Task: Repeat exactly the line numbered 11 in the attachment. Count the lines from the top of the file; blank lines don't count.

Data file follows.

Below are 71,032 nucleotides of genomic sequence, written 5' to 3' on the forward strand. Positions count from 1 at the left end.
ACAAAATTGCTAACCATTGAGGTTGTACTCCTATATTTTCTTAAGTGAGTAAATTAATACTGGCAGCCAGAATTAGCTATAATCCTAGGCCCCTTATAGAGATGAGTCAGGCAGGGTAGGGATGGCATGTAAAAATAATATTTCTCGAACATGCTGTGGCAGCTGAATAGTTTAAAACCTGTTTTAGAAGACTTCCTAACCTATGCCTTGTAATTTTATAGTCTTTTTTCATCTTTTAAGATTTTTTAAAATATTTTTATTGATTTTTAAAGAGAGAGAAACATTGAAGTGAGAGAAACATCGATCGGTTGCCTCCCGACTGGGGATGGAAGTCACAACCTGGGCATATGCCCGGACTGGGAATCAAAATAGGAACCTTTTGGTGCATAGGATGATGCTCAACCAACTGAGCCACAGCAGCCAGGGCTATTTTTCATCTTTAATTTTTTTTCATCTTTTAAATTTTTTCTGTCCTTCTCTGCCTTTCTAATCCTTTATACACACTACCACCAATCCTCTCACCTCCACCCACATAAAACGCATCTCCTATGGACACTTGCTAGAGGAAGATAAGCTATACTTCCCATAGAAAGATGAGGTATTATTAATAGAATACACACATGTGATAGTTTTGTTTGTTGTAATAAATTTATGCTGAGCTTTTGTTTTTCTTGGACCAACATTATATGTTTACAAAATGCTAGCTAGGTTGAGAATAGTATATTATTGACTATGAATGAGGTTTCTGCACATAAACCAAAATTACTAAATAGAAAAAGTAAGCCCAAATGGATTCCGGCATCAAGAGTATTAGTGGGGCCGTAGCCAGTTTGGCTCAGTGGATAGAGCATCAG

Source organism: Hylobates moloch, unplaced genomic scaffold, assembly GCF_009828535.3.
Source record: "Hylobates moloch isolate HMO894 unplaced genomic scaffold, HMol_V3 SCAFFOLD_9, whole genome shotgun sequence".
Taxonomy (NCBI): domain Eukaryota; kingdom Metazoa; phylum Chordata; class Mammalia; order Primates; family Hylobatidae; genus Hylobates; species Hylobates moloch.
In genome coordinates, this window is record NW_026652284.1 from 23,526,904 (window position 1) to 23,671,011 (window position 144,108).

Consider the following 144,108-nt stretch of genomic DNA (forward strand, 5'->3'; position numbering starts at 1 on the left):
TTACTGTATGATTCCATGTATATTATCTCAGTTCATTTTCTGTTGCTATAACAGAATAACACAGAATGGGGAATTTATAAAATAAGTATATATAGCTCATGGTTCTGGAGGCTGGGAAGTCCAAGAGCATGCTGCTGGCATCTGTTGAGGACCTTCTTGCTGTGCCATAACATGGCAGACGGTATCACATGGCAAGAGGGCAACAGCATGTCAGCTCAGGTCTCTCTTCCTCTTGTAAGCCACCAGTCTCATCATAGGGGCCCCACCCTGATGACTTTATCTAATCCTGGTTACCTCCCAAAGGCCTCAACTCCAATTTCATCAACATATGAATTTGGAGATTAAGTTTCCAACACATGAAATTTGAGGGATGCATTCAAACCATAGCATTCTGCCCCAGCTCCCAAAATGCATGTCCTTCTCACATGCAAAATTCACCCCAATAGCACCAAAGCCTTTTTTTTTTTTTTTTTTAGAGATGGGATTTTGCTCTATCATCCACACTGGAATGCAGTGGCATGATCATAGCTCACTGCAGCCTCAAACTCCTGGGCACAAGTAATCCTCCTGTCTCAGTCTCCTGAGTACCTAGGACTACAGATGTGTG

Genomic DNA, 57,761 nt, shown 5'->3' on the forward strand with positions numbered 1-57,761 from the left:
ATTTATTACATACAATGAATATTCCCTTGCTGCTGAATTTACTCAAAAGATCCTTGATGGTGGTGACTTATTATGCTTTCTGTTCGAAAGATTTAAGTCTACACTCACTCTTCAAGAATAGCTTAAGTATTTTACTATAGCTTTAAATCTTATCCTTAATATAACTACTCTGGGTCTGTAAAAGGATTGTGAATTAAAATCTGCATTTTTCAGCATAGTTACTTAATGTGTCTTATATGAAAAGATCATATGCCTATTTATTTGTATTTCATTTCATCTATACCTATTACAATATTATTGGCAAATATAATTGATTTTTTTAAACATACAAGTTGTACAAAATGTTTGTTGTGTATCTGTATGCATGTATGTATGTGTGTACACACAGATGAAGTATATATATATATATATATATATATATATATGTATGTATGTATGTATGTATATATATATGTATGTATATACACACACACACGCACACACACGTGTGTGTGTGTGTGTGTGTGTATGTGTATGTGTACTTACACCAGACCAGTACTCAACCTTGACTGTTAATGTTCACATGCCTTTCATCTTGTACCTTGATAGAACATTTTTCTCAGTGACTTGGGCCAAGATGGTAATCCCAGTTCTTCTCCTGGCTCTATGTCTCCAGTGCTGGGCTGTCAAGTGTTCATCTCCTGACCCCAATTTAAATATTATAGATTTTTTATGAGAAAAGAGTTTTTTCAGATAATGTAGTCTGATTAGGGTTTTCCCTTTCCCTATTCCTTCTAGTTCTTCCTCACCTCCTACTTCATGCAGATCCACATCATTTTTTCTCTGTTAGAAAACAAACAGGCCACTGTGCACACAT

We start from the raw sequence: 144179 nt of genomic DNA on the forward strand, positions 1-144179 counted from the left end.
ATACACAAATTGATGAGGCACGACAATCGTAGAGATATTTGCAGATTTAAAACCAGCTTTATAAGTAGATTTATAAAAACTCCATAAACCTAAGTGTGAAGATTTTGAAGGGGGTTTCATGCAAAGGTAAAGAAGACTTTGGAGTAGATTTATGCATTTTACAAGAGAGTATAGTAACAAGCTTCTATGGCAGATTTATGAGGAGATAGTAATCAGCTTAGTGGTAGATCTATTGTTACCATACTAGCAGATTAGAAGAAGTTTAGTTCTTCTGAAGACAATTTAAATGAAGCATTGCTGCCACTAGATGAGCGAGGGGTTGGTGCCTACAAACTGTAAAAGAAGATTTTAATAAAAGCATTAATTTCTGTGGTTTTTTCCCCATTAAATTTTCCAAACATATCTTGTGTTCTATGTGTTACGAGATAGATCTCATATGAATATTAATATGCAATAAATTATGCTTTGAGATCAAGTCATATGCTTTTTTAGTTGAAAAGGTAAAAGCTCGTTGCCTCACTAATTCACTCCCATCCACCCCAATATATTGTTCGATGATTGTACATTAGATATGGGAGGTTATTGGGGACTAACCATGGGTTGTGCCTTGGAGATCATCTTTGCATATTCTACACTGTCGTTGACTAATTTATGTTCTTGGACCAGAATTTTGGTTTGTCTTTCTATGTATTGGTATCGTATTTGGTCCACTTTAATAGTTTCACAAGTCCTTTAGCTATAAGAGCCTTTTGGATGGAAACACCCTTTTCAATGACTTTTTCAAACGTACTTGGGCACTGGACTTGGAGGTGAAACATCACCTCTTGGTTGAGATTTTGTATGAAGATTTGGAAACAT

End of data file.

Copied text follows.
We start from the raw sequence: 144179 nt of genomic DNA on the forward strand, positions 1-144179 counted from the left end.